Since various turbo technologies are becoming ever more advanced, gaming performance depends more on whether or not the cooling is sufficient to sustain the higher clock speed. After all, if the card gets too hot after a few minutes of gaming and the clock speed is lowered, this will also decrease the performance. That is why we also do a throttling test, that shows the performance level after a period of gaming.
Our throttling test consists of looping F1 2015 seventeen times, which takes about half an hour. In the meantime, we monitor the clock speeds and temperatures every second of the way. Afterwards, we analyse the data to create the graphs you see below.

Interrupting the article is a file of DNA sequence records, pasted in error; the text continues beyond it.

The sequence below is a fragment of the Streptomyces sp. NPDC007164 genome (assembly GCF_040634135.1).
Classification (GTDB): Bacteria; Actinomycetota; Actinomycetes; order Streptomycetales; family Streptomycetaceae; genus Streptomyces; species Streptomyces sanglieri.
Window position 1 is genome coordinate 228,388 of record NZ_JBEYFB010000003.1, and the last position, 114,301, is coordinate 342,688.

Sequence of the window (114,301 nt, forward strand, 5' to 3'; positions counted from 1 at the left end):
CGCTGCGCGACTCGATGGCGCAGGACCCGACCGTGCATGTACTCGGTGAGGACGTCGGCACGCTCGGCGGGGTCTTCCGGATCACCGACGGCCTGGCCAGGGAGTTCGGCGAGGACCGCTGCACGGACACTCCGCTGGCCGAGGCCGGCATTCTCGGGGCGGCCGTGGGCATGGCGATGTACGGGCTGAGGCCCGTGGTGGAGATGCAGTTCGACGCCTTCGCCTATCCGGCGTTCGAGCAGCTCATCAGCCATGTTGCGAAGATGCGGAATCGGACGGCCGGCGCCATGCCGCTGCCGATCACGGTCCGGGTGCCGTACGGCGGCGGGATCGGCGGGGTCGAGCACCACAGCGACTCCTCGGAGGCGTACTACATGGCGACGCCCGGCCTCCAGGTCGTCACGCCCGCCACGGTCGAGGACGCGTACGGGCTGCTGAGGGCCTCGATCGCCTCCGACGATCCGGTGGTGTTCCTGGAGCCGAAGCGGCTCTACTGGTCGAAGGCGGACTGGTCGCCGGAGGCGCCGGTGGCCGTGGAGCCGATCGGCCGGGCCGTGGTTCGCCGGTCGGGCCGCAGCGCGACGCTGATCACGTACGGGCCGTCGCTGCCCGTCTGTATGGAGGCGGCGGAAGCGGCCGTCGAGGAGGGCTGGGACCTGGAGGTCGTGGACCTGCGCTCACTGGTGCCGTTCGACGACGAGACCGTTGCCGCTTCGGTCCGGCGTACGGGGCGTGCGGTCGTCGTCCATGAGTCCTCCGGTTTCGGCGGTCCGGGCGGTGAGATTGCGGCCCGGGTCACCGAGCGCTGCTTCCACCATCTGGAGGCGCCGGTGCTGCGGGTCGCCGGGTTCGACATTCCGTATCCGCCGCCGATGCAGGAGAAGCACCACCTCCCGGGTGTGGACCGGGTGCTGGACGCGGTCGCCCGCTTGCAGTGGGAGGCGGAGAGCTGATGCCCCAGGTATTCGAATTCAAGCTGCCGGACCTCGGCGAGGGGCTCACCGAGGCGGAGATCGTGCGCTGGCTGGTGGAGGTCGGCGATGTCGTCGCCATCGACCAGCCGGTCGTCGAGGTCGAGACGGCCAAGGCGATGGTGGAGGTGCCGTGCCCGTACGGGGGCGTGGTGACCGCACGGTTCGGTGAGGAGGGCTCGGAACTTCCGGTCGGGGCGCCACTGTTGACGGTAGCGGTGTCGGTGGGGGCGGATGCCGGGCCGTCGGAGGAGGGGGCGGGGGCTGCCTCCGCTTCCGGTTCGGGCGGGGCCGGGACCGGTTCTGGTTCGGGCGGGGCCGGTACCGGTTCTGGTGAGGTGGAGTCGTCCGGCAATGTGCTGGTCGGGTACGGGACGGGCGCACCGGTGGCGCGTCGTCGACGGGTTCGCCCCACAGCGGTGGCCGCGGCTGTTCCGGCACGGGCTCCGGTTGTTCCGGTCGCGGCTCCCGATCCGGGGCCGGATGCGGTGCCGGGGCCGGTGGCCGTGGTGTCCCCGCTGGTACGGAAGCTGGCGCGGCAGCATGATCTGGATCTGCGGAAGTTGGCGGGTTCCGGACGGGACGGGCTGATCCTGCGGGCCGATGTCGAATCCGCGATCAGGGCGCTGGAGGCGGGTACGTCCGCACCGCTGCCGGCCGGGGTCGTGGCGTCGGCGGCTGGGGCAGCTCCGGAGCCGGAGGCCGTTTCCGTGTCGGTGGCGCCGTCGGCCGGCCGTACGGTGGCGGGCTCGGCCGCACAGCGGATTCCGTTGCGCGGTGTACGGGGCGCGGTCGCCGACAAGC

The Nvidia GeForce GTX 1080 Ti starts out at about the same level as the Titan X, but gains a lead of about five percent after a few minutes. Initially, the clock speeds are comparable. This may be why the Titan X performs better in most benchmarks: that is where the number of ROPs shows its influence, while a longer (and therefore more realistic) game session compensates for it with the higher clockspeeds of the GTX 1080 Ti. After about half an hour, the GTX 1080 Ti has a 81 MHz clockspeed advantage over the Titan X.
|Average||Titan X||GTX 1080 Ti||Difference|
|0-2 min||1758 MHz||1777 MHz||-1,1%|
|2-5 min||1680 MHz||1741 MHz||-3,5%|
|5-10 min||1659 MHz||1732 MHz||-4,2%|
|10-20 min||1654 MHz||1733 MHz||-4,6%|
|20-28 min||1652 MHz||1733 MHz||-4,6%|
We also looked at the temperature at which teh GTX 1080 Ti settles, and this turns out to be a little less than 85 degrees Celsius - the same as the Titan X.